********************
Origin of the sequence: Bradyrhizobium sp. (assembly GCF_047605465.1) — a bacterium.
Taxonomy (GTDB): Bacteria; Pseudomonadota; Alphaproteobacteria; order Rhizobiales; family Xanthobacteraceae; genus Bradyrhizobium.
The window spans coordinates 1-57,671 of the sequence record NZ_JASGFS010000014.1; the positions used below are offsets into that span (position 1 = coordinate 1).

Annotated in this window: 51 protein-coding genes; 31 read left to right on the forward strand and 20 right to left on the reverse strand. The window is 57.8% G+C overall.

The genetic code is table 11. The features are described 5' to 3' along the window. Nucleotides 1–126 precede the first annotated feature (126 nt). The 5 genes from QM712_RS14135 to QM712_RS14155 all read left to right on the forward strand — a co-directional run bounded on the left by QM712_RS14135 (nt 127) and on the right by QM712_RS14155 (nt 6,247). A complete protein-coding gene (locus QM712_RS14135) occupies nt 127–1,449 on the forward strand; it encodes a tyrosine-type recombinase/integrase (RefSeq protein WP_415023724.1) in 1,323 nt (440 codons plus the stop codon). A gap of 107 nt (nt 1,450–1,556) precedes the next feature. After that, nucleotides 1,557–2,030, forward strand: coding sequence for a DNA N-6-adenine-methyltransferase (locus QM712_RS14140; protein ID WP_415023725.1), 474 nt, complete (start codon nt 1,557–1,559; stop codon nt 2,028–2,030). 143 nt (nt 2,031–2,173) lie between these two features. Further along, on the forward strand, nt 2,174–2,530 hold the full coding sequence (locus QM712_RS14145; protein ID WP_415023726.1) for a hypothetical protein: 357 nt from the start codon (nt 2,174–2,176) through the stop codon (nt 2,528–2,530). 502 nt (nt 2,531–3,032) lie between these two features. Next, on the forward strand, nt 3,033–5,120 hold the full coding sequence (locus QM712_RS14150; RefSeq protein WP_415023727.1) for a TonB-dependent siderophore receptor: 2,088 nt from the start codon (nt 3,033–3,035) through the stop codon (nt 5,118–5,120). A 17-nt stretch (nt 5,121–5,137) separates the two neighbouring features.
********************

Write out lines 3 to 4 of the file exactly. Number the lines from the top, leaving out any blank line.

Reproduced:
The window spans coordinates 1-57,671 of the sequence record NZ_JASGFS010000014.1; the positions used below are offsets into that span (position 1 = coordinate 1).

Annotated in this window: 51 protein-coding genes; 31 read left to right on the forward strand and 20 right to left on the reverse strand. The window is 57.8% G+C overall.